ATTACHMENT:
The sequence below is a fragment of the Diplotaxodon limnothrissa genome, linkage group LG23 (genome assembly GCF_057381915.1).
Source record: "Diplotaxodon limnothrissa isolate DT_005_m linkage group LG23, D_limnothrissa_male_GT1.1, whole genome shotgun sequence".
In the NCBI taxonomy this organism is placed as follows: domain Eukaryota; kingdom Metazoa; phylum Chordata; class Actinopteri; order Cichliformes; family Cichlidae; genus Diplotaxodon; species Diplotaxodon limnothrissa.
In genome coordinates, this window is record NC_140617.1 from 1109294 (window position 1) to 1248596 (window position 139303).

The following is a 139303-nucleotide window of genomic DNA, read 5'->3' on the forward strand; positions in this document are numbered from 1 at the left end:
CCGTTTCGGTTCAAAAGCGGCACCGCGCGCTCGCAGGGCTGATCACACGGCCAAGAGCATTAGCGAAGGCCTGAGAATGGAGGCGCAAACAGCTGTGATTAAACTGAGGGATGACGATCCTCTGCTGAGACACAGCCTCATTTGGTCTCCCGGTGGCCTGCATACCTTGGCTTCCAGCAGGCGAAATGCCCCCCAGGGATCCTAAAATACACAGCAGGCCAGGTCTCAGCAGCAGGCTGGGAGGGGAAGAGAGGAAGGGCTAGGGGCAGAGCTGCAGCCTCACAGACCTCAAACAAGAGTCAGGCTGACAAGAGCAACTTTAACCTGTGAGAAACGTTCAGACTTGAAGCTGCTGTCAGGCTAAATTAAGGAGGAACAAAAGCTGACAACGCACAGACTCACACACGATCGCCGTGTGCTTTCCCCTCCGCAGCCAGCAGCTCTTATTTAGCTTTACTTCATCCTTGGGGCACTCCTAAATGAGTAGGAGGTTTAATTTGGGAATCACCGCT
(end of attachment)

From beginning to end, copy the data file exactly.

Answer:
The sequence below is a fragment of the Diplotaxodon limnothrissa genome, linkage group LG23 (genome assembly GCF_057381915.1).
Source record: "Diplotaxodon limnothrissa isolate DT_005_m linkage group LG23, D_limnothrissa_male_GT1.1, whole genome shotgun sequence".
In the NCBI taxonomy this organism is placed as follows: domain Eukaryota; kingdom Metazoa; phylum Chordata; class Actinopteri; order Cichliformes; family Cichlidae; genus Diplotaxodon; species Diplotaxodon limnothrissa.
In genome coordinates, this window is record NC_140617.1 from 1109294 (window position 1) to 1248596 (window position 139303).

The following is a 139303-nucleotide window of genomic DNA, read 5'->3' on the forward strand; positions in this document are numbered from 1 at the left end:
CCGTTTCGGTTCAAAAGCGGCACCGCGCGCTCGCAGGGCTGATCACACGGCCAAGAGCATTAGCGAAGGCCTGAGAATGGAGGCGCAAACAGCTGTGATTAAACTGAGGGATGACGATCCTCTGCTGAGACACAGCCTCATTTGGTCTCCCGGTGGCCTGCATACCTTGGCTTCCAGCAGGCGAAATGCCCCCCAGGGATCCTAAAATACACAGCAGGCCAGGTCTCAGCAGCAGGCTGGGAGGGGAAGAGAGGAAGGGCTAGGGGCAGAGCTGCAGCCTCACAGACCTCAAACAAGAGTCAGGCTGACAAGAGCAACTTTAACCTGTGAGAAACGTTCAGACTTGAAGCTGCTGTCAGGCTAAATTAAGGAGGAACAAAAGCTGACAACGCACAGACTCACACACGATCGCCGTGTGCTTTCCCCTCCGCAGCCAGCAGCTCTTATTTAGCTTTACTTCATCCTTGGGGCACTCCTAAATGAGTAGGAGGTTTAATTTGGGAATCACCGCT